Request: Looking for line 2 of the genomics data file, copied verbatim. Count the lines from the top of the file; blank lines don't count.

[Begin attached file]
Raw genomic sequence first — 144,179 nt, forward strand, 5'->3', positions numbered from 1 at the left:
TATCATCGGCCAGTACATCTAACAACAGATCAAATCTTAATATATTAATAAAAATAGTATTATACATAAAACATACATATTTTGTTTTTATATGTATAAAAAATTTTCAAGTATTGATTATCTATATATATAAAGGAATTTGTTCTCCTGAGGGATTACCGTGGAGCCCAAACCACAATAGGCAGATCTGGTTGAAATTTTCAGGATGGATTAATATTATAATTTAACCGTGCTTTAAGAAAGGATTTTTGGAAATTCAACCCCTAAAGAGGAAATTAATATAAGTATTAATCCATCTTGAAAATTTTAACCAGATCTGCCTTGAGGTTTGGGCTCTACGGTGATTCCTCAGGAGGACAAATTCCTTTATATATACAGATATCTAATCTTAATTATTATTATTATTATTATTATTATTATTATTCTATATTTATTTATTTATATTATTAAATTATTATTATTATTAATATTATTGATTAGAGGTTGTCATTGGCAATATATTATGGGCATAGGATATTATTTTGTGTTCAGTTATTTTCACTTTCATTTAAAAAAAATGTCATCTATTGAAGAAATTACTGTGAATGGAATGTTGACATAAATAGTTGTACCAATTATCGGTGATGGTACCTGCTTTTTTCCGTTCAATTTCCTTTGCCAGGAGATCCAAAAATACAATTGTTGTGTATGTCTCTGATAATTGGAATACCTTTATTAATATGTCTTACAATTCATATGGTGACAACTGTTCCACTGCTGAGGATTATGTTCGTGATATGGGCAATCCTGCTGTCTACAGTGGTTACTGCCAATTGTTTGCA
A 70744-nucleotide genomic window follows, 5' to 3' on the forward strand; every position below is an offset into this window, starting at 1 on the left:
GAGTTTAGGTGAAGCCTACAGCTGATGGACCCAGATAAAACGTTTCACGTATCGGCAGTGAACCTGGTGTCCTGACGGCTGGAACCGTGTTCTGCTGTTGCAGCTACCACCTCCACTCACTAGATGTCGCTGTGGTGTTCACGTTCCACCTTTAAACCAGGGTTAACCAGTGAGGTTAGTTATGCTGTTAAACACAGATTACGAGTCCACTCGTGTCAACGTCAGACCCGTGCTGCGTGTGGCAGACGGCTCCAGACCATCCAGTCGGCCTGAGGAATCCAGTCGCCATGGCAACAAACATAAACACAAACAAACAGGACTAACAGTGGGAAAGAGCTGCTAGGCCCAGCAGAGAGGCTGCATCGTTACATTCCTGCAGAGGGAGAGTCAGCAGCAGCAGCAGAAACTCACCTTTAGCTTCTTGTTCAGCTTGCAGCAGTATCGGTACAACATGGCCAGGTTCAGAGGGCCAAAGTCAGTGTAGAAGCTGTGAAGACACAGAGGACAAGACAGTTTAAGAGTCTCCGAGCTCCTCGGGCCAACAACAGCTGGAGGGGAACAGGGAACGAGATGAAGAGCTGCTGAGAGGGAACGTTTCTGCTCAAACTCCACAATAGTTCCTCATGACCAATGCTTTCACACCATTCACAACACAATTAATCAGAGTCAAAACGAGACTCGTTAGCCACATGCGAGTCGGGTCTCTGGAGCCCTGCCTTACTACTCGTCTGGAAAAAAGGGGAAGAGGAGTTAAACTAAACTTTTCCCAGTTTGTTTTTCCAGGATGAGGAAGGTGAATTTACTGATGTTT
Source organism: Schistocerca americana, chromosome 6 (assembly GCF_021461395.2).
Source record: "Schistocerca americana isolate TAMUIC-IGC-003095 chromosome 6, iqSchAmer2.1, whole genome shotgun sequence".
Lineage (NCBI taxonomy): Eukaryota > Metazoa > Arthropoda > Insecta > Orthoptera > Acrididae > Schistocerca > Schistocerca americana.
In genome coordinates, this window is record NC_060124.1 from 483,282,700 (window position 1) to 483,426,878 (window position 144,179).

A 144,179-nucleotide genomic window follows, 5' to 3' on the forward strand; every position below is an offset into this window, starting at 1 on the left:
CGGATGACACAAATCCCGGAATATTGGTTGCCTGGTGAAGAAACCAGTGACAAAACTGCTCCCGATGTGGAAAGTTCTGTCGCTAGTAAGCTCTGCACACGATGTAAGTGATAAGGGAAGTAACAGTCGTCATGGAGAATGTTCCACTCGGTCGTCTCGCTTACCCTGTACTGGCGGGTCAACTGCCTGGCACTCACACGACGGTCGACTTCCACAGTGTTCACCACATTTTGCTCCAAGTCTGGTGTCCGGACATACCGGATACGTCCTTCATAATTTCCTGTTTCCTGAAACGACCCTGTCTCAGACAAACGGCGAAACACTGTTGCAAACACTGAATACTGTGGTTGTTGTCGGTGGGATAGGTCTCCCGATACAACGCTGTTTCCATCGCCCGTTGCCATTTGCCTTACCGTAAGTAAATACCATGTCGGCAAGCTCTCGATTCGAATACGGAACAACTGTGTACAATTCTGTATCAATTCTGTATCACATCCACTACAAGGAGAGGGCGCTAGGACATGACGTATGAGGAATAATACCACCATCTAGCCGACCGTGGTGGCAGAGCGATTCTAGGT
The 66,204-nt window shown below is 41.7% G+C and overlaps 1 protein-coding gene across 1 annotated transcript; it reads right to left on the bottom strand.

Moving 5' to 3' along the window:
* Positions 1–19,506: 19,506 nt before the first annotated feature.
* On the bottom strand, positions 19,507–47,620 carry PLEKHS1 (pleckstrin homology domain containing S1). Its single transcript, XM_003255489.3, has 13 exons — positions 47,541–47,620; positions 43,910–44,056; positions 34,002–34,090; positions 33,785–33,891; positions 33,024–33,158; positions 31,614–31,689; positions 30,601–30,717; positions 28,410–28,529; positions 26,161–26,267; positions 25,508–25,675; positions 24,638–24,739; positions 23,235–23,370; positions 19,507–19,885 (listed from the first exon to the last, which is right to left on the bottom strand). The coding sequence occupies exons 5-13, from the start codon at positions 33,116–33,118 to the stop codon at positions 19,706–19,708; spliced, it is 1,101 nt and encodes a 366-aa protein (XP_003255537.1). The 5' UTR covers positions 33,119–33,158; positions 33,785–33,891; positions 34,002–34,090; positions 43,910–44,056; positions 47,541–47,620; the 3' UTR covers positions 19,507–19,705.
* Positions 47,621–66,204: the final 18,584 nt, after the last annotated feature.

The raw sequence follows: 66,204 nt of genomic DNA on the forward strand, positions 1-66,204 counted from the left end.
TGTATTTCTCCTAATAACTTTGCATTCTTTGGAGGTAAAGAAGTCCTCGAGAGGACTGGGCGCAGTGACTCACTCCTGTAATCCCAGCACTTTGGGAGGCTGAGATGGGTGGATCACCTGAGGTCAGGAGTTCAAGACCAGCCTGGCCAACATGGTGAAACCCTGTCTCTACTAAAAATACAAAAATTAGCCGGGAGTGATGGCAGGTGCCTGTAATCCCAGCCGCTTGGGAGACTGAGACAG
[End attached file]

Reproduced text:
TATCATCGGCCAGTACATCTAACAACAGATCAAATCTTAATATATTAATAAAAATAGTATTATACATAAAACATACATATTTTGTTTTTATATGTATAAAAAATTTTCAAGTATTGATTATCTATATATATAAAGGAATTTGTTCTCCTGAGGGATTACCGTGGAGCCCAAACCACAATAGGCAGATCTGGTTGAAATTTTCAGGATGGATTAATATTATAATTTAACCGTGCTTTAAGAAAGGATTTTTGGAAATTCAACCCCTAAAGAGGAAATTAATATAAGTATTAATCCATCTTGAAAATTTTAACCAGATCTGCCTTGAGGTTTGGGCTCTACGGTGATTCCTCAGGAGGACAAATTCCTTTATATATACAGATATCTAATCTTAATTATTATTATTATTATTATTATTATTATTATTCTATATTTATTTATTTATATTATTAAATTATTATTATTATTAATATTATTGATTAGAGGTTGTCATTGGCAATATATTATGGGCATAGGATATTATTTTGTGTTCAGTTATTTTCACTTTCATTTAAAAAAAATGTCATCTATTGAAGAAATTACTGTGAATGGAATGTTGACATAAATAGTTGTACCAATTATCGGTGATGGTACCTGCTTTTTTCCGTTCAATTTCCTTTGCCAGGAGATCCAAAAATACAATTGTTGTGTATGTCTCTGATAATTGGAATACCTTTATTAATATGTCTTACAATTCATATGGTGACAACTGTTCCACTGCTGAGGATTATGTTCGTGATATGGGCAATCCTGCTGTCTACAGTGGTTACTGCCAATTGTTTGCA